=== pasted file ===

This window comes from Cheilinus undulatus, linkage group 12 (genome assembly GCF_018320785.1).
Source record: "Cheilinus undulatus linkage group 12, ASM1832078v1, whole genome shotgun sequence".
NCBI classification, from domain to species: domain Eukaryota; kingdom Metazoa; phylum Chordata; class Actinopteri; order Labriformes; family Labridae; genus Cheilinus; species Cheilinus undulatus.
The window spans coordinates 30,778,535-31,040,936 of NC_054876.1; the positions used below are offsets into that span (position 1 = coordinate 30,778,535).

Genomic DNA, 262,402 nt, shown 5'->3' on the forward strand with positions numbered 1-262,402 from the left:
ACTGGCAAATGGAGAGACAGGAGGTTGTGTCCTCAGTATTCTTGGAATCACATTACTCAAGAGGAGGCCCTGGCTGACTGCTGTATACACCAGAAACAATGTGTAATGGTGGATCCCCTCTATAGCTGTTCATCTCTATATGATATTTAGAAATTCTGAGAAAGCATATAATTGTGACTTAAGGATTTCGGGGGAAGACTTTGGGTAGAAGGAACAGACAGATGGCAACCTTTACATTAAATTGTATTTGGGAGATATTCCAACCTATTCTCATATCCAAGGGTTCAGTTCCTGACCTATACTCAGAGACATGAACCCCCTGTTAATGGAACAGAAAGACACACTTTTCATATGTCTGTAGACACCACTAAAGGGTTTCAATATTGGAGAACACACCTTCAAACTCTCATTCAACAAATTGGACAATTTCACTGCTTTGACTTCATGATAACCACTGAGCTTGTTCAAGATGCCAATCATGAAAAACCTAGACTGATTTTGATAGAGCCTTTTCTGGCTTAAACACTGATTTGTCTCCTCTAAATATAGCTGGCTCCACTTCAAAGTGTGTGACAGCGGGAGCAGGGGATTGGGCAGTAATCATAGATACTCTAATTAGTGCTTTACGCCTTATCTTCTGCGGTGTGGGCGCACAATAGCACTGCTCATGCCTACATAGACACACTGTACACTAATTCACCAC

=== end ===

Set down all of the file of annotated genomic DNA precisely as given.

This window comes from Cheilinus undulatus, linkage group 12 (genome assembly GCF_018320785.1).
Source record: "Cheilinus undulatus linkage group 12, ASM1832078v1, whole genome shotgun sequence".
NCBI classification, from domain to species: domain Eukaryota; kingdom Metazoa; phylum Chordata; class Actinopteri; order Labriformes; family Labridae; genus Cheilinus; species Cheilinus undulatus.
The window spans coordinates 30,778,535-31,040,936 of NC_054876.1; the positions used below are offsets into that span (position 1 = coordinate 30,778,535).

Genomic DNA, 262,402 nt, shown 5'->3' on the forward strand with positions numbered 1-262,402 from the left:
ACTGGCAAATGGAGAGACAGGAGGTTGTGTCCTCAGTATTCTTGGAATCACATTACTCAAGAGGAGGCCCTGGCTGACTGCTGTATACACCAGAAACAATGTGTAATGGTGGATCCCCTCTATAGCTGTTCATCTCTATATGATATTTAGAAATTCTGAGAAAGCATATAATTGTGACTTAAGGATTTCGGGGGAAGACTTTGGGTAGAAGGAACAGACAGATGGCAACCTTTACATTAAATTGTATTTGGGAGATATTCCAACCTATTCTCATATCCAAGGGTTCAGTTCCTGACCTATACTCAGAGACATGAACCCCCTGTTAATGGAACAGAAAGACACACTTTTCATATGTCTGTAGACACCACTAAAGGGTTTCAATATTGGAGAACACACCTTCAAACTCTCATTCAACAAATTGGACAATTTCACTGCTTTGACTTCATGATAACCACTGAGCTTGTTCAAGATGCCAATCATGAAAAACCTAGACTGATTTTGATAGAGCCTTTTCTGGCTTAAACACTGATTTGTCTCCTCTAAATATAGCTGGCTCCACTTCAAAGTGTGTGACAGCGGGAGCAGGGGATTGGGCAGTAATCATAGATACTCTAATTAGTGCTTTACGCCTTATCTTCTGCGGTGTGGGCGCACAATAGCACTGCTCATGCCTACATAGACACACTGTACACTAATTCACCAC